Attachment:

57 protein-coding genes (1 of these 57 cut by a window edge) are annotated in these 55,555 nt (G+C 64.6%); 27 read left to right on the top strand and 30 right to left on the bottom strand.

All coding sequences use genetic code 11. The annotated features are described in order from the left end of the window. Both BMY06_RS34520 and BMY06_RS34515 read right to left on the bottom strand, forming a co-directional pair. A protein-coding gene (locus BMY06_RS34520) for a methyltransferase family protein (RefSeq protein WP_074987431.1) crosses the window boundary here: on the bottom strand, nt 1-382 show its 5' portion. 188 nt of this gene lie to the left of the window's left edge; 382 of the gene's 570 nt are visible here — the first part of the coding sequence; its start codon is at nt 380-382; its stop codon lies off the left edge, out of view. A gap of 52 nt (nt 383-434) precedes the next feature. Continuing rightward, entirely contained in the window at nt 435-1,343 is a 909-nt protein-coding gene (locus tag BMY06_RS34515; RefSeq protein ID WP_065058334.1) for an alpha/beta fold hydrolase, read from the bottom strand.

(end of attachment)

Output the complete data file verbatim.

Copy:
57 protein-coding genes (1 of these 57 cut by a window edge) are annotated in these 55,555 nt (G+C 64.6%); 27 read left to right on the top strand and 30 right to left on the bottom strand.

All coding sequences use genetic code 11. The annotated features are described in order from the left end of the window. Both BMY06_RS34520 and BMY06_RS34515 read right to left on the bottom strand, forming a co-directional pair. A protein-coding gene (locus BMY06_RS34520) for a methyltransferase family protein (RefSeq protein WP_074987431.1) crosses the window boundary here: on the bottom strand, nt 1-382 show its 5' portion. 188 nt of this gene lie to the left of the window's left edge; 382 of the gene's 570 nt are visible here — the first part of the coding sequence; its start codon is at nt 380-382; its stop codon lies off the left edge, out of view. A gap of 52 nt (nt 383-434) precedes the next feature. Continuing rightward, entirely contained in the window at nt 435-1,343 is a 909-nt protein-coding gene (locus tag BMY06_RS34515; RefSeq protein ID WP_065058334.1) for an alpha/beta fold hydrolase, read from the bottom strand.